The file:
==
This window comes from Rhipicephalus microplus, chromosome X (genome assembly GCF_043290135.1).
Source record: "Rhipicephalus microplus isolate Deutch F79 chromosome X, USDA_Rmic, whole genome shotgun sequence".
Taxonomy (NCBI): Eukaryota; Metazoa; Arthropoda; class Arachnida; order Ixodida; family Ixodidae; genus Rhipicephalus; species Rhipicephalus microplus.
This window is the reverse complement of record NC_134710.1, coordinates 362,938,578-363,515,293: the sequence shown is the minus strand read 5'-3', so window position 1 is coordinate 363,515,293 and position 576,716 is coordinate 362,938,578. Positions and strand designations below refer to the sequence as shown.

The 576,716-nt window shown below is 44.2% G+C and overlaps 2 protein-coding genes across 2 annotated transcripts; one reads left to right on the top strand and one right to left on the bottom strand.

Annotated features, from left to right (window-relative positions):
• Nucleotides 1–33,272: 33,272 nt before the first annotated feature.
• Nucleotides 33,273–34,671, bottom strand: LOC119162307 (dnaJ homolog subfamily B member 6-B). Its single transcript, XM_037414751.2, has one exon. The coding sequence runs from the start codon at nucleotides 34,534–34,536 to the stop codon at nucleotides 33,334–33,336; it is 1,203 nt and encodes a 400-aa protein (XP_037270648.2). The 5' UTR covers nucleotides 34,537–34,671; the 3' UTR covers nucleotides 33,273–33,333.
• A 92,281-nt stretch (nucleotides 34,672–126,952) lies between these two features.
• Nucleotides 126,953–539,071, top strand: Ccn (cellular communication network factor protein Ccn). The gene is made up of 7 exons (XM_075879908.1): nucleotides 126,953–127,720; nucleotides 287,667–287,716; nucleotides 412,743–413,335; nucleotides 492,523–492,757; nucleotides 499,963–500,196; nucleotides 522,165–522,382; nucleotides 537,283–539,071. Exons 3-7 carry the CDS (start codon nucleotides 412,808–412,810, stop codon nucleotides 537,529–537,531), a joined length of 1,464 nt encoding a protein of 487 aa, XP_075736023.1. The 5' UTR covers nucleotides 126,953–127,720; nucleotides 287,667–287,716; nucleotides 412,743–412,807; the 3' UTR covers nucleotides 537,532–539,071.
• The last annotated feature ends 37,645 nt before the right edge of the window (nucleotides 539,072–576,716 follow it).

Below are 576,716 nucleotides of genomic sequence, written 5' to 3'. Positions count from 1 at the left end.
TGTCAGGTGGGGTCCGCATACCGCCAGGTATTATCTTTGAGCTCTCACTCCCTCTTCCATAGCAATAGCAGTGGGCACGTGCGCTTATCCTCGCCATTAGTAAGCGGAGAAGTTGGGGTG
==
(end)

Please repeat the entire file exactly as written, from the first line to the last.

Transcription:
This window comes from Rhipicephalus microplus, chromosome X (genome assembly GCF_043290135.1).
Source record: "Rhipicephalus microplus isolate Deutch F79 chromosome X, USDA_Rmic, whole genome shotgun sequence".
Taxonomy (NCBI): Eukaryota; Metazoa; Arthropoda; class Arachnida; order Ixodida; family Ixodidae; genus Rhipicephalus; species Rhipicephalus microplus.
This window is the reverse complement of record NC_134710.1, coordinates 362,938,578-363,515,293: the sequence shown is the minus strand read 5'-3', so window position 1 is coordinate 363,515,293 and position 576,716 is coordinate 362,938,578. Positions and strand designations below refer to the sequence as shown.

The 576,716-nt window shown below is 44.2% G+C and overlaps 2 protein-coding genes across 2 annotated transcripts; one reads left to right on the top strand and one right to left on the bottom strand.

Annotated features, from left to right (window-relative positions):
• Nucleotides 1–33,272: 33,272 nt before the first annotated feature.
• Nucleotides 33,273–34,671, bottom strand: LOC119162307 (dnaJ homolog subfamily B member 6-B). Its single transcript, XM_037414751.2, has one exon. The coding sequence runs from the start codon at nucleotides 34,534–34,536 to the stop codon at nucleotides 33,334–33,336; it is 1,203 nt and encodes a 400-aa protein (XP_037270648.2). The 5' UTR covers nucleotides 34,537–34,671; the 3' UTR covers nucleotides 33,273–33,333.
• A 92,281-nt stretch (nucleotides 34,672–126,952) lies between these two features.
• Nucleotides 126,953–539,071, top strand: Ccn (cellular communication network factor protein Ccn). The gene is made up of 7 exons (XM_075879908.1): nucleotides 126,953–127,720; nucleotides 287,667–287,716; nucleotides 412,743–413,335; nucleotides 492,523–492,757; nucleotides 499,963–500,196; nucleotides 522,165–522,382; nucleotides 537,283–539,071. Exons 3-7 carry the CDS (start codon nucleotides 412,808–412,810, stop codon nucleotides 537,529–537,531), a joined length of 1,464 nt encoding a protein of 487 aa, XP_075736023.1. The 5' UTR covers nucleotides 126,953–127,720; nucleotides 287,667–287,716; nucleotides 412,743–412,807; the 3' UTR covers nucleotides 537,532–539,071.
• The last annotated feature ends 37,645 nt before the right edge of the window (nucleotides 539,072–576,716 follow it).

Below are 576,716 nucleotides of genomic sequence, written 5' to 3'. Positions count from 1 at the left end.
TGTCAGGTGGGGTCCGCATACCGCCAGGTATTATCTTTGAGCTCTCACTCCCTCTTCCATAGCAATAGCAGTGGGCACGTGCGCTTATCCTCGCCATTAGTAAGCGGAGAAGTTGGGGTG